My job role is UX Designer, my career is as an Information Architect, and I love Design.
But really, somewhere deep inside, there’s still a fiction writer honing her craft in here.
In this week’s post for The Interconnected, I wrote about looking at exactly how many damned files one person can generate for one unpublished (and unfinished!) novel… and exactly what a mess I’ve made.
There’s a tiny part of me that hopes I never do hit it big, because I don’t want to hoist this mess off on some poor unsuspecting archivist in the future.
I’m doing a lot of writing design guidelines at work right now — essentially codifying in words the things we’re already doing. Paving the cowpaths if you will.
My June 28 post on The Interconnected is about where to put design guidelines when you write them, what application to write them in, what to put in them, and why nobody’s going to read them but you.
Read Back to Basics: Writing Design Guidelines on The Interconnected
The truth about sucking at things is that you do it at the beginning, and suck less until you master a thing.
The damned annoying truth about sucking at things is that if they don’t have defined limits to what “mastery” looks like, you’re always going to be able to see progress. And that means, well, you’re going to suck.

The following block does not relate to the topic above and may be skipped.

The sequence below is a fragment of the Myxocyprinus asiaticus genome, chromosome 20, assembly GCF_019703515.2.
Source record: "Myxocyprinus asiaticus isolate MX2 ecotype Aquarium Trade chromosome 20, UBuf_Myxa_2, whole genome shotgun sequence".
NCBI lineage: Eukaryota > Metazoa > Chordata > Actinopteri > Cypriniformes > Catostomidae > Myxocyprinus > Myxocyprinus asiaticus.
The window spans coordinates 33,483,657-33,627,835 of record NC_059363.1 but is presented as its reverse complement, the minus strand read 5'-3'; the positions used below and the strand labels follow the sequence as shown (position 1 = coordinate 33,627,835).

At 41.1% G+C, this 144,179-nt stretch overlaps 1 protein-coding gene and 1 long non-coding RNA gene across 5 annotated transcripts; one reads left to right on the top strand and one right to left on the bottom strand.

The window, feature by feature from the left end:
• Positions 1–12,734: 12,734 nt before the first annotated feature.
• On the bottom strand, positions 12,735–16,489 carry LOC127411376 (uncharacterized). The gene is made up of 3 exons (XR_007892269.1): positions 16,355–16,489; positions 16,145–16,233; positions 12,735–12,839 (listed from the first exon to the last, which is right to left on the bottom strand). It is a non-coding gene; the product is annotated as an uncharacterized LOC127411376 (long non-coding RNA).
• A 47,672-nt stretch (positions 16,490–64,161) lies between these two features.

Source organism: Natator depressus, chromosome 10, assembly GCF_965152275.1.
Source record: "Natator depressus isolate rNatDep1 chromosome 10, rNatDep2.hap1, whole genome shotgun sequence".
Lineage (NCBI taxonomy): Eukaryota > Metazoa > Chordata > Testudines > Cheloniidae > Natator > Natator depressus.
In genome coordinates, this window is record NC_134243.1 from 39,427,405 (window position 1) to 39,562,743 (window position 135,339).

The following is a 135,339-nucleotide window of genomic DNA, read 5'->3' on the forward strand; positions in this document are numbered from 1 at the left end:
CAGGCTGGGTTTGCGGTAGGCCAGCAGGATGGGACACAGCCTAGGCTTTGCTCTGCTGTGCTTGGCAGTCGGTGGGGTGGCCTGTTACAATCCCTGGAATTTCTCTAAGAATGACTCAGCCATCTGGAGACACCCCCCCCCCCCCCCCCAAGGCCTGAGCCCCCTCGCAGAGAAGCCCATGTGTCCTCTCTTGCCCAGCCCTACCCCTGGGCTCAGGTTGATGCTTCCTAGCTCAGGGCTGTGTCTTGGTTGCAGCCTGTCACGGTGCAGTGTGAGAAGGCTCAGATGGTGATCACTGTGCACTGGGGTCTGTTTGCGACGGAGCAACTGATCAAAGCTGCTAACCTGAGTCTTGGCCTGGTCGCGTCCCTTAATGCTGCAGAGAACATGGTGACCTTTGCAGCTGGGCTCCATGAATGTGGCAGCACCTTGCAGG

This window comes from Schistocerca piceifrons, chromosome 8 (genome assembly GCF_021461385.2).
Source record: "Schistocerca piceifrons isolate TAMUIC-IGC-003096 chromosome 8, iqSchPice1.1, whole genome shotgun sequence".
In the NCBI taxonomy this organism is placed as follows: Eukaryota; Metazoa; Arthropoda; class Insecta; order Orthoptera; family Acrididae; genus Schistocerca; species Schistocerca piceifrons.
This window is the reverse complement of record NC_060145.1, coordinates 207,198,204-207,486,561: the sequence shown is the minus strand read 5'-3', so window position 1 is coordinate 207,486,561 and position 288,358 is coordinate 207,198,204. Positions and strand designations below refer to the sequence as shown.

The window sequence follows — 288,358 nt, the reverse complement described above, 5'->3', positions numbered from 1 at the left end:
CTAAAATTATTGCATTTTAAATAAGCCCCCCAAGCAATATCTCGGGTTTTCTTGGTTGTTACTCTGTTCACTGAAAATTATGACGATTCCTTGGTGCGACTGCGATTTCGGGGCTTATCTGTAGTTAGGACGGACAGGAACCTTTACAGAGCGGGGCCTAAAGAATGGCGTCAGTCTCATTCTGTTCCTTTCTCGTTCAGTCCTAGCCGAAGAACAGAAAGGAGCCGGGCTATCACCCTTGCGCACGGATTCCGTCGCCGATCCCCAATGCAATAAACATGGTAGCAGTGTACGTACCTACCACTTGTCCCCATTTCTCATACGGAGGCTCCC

Read the damned annoying truth about sucking at things on The Pastry Box.
I recently took a weekend retreat to the Pocono mountains to write.
I learned a lot about writing, a lot about writing retreats, and a little about web design in the process. If design is the rendering of intent, as Jared Spool says, then writing is the ultimate act of design — even when it’s fiction writing.
Read more about rendering intent, in all its incarnations on The Pastry Box
My latest column on The Pastry Box is about getting the design team (and especially the business representatives) past the idea that their audience is “everyone” so that you can target the most valuable users of the site. Read Back to Basics: Differentiating Personas.